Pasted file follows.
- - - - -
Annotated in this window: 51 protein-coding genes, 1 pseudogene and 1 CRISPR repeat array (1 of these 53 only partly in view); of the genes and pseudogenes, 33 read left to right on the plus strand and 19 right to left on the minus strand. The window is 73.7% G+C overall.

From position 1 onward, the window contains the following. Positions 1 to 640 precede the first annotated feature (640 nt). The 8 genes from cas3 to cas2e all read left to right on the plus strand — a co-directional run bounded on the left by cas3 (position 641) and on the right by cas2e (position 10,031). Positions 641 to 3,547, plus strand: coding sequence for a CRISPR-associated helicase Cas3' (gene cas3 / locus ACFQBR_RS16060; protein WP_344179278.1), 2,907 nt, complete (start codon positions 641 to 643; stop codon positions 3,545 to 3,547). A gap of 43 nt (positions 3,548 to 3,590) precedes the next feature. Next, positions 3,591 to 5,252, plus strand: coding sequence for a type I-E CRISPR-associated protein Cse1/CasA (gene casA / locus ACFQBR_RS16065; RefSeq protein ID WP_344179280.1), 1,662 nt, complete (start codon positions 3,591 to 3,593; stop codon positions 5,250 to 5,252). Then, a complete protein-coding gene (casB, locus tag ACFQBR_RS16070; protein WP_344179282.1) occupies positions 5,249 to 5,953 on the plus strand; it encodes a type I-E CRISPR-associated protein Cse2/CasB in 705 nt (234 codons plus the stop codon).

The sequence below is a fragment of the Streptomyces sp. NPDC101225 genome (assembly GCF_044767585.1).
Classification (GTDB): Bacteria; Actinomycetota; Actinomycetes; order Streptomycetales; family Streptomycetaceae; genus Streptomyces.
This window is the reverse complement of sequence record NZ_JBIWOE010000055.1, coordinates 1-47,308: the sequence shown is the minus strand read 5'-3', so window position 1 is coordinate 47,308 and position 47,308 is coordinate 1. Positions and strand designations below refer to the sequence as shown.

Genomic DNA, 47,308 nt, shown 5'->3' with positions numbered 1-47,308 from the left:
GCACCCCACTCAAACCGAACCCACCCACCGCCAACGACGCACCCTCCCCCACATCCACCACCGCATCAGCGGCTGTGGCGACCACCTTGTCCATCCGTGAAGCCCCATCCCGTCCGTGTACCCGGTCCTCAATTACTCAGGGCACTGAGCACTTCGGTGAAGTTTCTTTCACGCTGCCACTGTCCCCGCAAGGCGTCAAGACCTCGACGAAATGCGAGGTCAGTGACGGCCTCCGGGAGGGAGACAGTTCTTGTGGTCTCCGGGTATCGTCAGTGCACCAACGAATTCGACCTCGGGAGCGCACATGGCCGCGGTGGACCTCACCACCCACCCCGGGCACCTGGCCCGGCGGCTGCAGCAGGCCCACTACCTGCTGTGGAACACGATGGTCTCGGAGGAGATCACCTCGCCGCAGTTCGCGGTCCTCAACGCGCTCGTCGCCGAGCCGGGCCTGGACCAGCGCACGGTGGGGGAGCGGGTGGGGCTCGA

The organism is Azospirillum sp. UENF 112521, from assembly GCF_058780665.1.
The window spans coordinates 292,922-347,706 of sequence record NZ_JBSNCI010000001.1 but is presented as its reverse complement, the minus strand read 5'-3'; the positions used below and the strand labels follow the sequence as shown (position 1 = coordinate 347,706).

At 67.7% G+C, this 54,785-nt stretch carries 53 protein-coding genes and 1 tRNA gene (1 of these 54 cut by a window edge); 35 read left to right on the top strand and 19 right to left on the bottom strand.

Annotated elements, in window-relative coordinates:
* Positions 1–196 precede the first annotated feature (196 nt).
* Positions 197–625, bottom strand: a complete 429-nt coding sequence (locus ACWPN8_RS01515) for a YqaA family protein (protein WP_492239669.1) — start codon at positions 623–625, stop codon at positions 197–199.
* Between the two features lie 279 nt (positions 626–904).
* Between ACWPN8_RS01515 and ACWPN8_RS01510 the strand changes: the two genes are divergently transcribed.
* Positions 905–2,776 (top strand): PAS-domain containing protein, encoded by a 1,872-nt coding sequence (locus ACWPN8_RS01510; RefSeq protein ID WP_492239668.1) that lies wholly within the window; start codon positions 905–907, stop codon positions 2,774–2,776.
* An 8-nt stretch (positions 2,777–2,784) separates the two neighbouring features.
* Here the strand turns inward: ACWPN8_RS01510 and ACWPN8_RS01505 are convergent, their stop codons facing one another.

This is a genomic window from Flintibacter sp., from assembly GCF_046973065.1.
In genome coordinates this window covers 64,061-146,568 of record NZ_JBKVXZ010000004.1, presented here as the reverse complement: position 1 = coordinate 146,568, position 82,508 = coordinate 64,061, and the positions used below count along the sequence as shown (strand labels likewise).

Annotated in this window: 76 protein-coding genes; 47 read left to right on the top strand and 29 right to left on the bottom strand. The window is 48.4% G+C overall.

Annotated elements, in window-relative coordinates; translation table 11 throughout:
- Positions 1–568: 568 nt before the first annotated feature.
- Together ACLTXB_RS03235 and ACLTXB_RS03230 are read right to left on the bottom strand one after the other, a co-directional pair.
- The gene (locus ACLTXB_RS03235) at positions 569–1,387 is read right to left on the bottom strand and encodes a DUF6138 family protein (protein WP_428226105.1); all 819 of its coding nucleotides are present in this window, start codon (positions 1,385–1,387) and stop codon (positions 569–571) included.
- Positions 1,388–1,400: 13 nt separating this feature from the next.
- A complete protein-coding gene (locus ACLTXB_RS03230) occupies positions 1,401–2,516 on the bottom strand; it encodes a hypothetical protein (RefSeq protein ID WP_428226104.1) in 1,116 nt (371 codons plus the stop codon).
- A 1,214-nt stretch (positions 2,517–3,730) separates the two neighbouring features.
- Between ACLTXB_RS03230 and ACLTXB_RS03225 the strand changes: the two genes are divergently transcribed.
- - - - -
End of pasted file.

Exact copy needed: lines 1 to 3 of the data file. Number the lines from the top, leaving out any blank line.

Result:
Annotated in this window: 51 protein-coding genes, 1 pseudogene and 1 CRISPR repeat array (1 of these 53 only partly in view); of the genes and pseudogenes, 33 read left to right on the plus strand and 19 right to left on the minus strand. The window is 73.7% G+C overall.

From position 1 onward, the window contains the following. Positions 1 to 640 precede the first annotated feature (640 nt). The 8 genes from cas3 to cas2e all read left to right on the plus strand — a co-directional run bounded on the left by cas3 (position 641) and on the right by cas2e (position 10,031). Positions 641 to 3,547, plus strand: coding sequence for a CRISPR-associated helicase Cas3' (gene cas3 / locus ACFQBR_RS16060; protein WP_344179278.1), 2,907 nt, complete (start codon positions 641 to 643; stop codon positions 3,545 to 3,547). A gap of 43 nt (positions 3,548 to 3,590) precedes the next feature. Next, positions 3,591 to 5,252, plus strand: coding sequence for a type I-E CRISPR-associated protein Cse1/CasA (gene casA / locus ACFQBR_RS16065; RefSeq protein ID WP_344179280.1), 1,662 nt, complete (start codon positions 3,591 to 3,593; stop codon positions 5,250 to 5,252). Then, a complete protein-coding gene (casB, locus tag ACFQBR_RS16070; protein WP_344179282.1) occupies positions 5,249 to 5,953 on the plus strand; it encodes a type I-E CRISPR-associated protein Cse2/CasB in 705 nt (234 codons plus the stop codon).

The sequence below is a fragment of the Streptomyces sp. NPDC101225 genome (assembly GCF_044767585.1).